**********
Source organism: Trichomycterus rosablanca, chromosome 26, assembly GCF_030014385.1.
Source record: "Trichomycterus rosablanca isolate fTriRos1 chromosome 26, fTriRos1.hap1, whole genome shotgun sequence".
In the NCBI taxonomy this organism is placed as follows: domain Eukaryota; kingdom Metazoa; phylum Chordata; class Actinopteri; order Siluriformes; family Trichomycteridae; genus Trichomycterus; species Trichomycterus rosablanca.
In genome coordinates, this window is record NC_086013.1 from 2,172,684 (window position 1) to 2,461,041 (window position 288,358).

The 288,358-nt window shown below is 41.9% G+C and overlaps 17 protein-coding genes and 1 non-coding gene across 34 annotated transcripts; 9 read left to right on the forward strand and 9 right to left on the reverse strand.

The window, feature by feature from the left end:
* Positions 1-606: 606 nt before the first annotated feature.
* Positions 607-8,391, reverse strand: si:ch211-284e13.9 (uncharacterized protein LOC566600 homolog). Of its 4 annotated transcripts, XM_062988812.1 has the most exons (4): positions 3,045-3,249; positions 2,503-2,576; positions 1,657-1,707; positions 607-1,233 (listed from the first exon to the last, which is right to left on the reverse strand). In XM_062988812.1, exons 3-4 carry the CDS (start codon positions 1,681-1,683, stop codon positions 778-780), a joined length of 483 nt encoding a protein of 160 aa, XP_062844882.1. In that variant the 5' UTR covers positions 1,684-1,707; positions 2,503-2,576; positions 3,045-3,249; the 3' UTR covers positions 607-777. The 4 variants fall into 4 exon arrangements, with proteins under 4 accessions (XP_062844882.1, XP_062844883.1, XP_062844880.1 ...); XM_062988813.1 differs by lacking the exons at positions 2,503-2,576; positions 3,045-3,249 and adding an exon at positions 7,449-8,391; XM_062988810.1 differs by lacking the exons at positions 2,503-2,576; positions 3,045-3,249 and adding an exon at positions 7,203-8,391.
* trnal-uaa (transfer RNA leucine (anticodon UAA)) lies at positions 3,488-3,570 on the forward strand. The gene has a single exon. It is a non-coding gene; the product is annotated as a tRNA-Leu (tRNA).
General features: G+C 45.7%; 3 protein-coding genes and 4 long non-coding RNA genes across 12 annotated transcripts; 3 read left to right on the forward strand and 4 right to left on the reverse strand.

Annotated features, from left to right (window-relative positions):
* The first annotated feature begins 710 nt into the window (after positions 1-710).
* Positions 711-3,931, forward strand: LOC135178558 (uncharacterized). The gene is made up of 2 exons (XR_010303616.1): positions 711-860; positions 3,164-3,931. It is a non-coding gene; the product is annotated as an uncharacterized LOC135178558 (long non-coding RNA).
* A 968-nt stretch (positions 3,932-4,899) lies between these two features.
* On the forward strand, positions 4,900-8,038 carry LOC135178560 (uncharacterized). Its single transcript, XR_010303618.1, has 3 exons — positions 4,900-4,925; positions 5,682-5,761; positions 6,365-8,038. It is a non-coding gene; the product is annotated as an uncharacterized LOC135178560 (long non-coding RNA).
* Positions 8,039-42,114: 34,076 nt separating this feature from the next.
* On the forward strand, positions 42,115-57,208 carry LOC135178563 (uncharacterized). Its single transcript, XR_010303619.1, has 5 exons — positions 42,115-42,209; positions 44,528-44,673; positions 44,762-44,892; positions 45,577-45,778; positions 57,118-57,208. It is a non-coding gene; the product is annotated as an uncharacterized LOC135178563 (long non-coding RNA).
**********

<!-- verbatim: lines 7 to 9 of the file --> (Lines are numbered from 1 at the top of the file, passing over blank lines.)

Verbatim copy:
* Positions 1-606: 606 nt before the first annotated feature.
* Positions 607-8,391, reverse strand: si:ch211-284e13.9 (uncharacterized protein LOC566600 homolog). Of its 4 annotated transcripts, XM_062988812.1 has the most exons (4): positions 3,045-3,249; positions 2,503-2,576; positions 1,657-1,707; positions 607-1,233 (listed from the first exon to the last, which is right to left on the reverse strand). In XM_062988812.1, exons 3-4 carry the CDS (start codon positions 1,681-1,683, stop codon positions 778-780), a joined length of 483 nt encoding a protein of 160 aa, XP_062844882.1. In that variant the 5' UTR covers positions 1,684-1,707; positions 2,503-2,576; positions 3,045-3,249; the 3' UTR covers positions 607-777. The 4 variants fall into 4 exon arrangements, with proteins under 4 accessions (XP_062844882.1, XP_062844883.1, XP_062844880.1 ...); XM_062988813.1 differs by lacking the exons at positions 2,503-2,576; positions 3,045-3,249 and adding an exon at positions 7,449-8,391; XM_062988810.1 differs by lacking the exons at positions 2,503-2,576; positions 3,045-3,249 and adding an exon at positions 7,203-8,391.
* trnal-uaa (transfer RNA leucine (anticodon UAA)) lies at positions 3,488-3,570 on the forward strand. The gene has a single exon. It is a non-coding gene; the product is annotated as a tRNA-Leu (tRNA).